A Manifesto

I’m angry with my science teachers. I wish I could track them all down and give them a good tongue-lashing. They allowed me to get all the way through 12th grade believing that science was the domain of left-brainers: People who enjoyed computations and categorizations. People who seemed bent on bleeding life of all its color and distilling it down to a series of sterile “laws.” They never gave me any indication that learning the periodic table, the laws of physics, or the basics of evolution was just the grunt work–the equivalent of practicing scales so that you could go on to tackle Bach.

I was sold down the river. For years and years, I believed what CP Snow said about the two cultures. I believed you were offered admittance into one of two worlds: literature, philosophy, and the arts, or science. Once you received your passport, your ability to navigate between them was severely restricted. These two cultures had managed, with much finagling, to establish a kind of d├ętente, like Russia and the US during the Cold War. And too much back and forth between them threatened this delicate equilibrium.

Of course, I opted to join the right-brainers. Given the choice between spending my time mucking around with charts and graphs and reading Fitzgerald, Whitman, and Blake, it seemed impossible to do otherwise. I was interested in the Big Picture questions, not the fine print. Science, it seemed to me, was all about the fine print. It’s only over the past year that I’ve begun to realize just how wrong I was.

I stumbled into writing about neuroscience entirely by accident. I was taking a class with Adam Penenberg, the technology writer, and one of the requirements was starting a blog. Write about something that fascinates you, he said. Given my low-grade ADD, I was having trouble choosing. But it occurred to me that there was a thread linking most of my obsessions: the quest to understand human nature. Then, I stumbled on an article in The New York Times by Sandra Blakeslee about mirror neurons, “Cells That Read Minds.”

Having virtually no grounding in science, it took me a couple of reads to grasp the nature of mirror neurons, but I was immediately caught by Blakeslee description of their import:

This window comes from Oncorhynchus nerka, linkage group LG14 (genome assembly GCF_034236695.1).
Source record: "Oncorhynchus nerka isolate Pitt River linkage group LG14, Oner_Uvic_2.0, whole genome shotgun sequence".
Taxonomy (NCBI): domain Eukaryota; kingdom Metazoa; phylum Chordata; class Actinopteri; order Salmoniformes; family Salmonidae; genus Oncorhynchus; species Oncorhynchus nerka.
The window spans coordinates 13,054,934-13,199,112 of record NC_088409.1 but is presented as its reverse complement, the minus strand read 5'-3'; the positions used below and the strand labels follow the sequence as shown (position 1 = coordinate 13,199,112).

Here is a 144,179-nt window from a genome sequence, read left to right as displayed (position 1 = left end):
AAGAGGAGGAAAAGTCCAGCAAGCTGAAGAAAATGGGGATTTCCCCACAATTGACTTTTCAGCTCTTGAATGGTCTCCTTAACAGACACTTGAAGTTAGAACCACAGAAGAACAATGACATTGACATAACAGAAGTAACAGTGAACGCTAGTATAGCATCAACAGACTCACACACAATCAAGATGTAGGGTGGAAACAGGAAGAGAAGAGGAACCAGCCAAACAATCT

The human brain has multiple mirror neuron systems that specialize in carrying out and understanding not just the actions of others but their intentions, the social meaning of their behavior and their emotions.

“We are exquisitely social creatures,” Dr. Rizzolatti said [the man who “discovered” mirror neurons]. “Our survival depends on understanding the actions, intentions and emotions of others.”

He continued, “Mirror neurons allow us to grasp the minds of others not through conceptual reasoning but through direct simulation. By feeling, not by thinking.”

The discovery is shaking up numerous scientific disciplines, shifting the understanding of culture, empathy, philosophy, language, imitation, autism and psychotherapy.

(For more on mirror neurons to read: “Psychic Cells.”)

I was floored. Cells that allowed us to feel with other people? Had they really discovered the biological underpinnings of empathy? This was the Rosetta Stone! Literature allows us to represent human experience, I thought; philosophy is an attempt to systematize it; and psychology enabled us to begin conceptualizing the nature of the self. But it suddenly it occurred to me that science could delineate what was really going on inside our heads. The idea that there were two cultures imploded in an instant. I was drunk on the potential, and Neurontic was born just a few days later.

Why am I telling you all this now? Because I’m not the only one who had lousy science teachers. Over the past 12 months, I’ve become convinced that many of you also bought into the myth of the two cultures. And I’m hell bent on changing that.

My world is peopled with right-brainers–creative types who stick the science section of The Times in the trash the moment they unwrap the paper. These are not incurious people; nor are they stupid people. They are people who still associate science with practicing scales. And even if a particular article strikes their fancy, they’ve spent so little time visiting “the world of science,” they fear the language will be entirely foreign to them. So they just don’t bother. And that’s a shame, because science is the new philosophy.

It is the possibility of one day being able to answer the Big Picture questions that fuels my growing obsession with science. And I fear I haven’t done a very good job articulating this to the reader. So, for the next couple of weeks we’re going to dangle our toes in the deep end.

I plan to write about two subjects: how scientific findings are challenging the traditional notion of “the self,” and the overlap between quantum physics and theology. Yes, I know, it sounds daunting. But I will do my utmost to keep things simple. If I’m successful, this won’t feel like homework; it will feel like intellectual playtime, because that’s how it feels to me.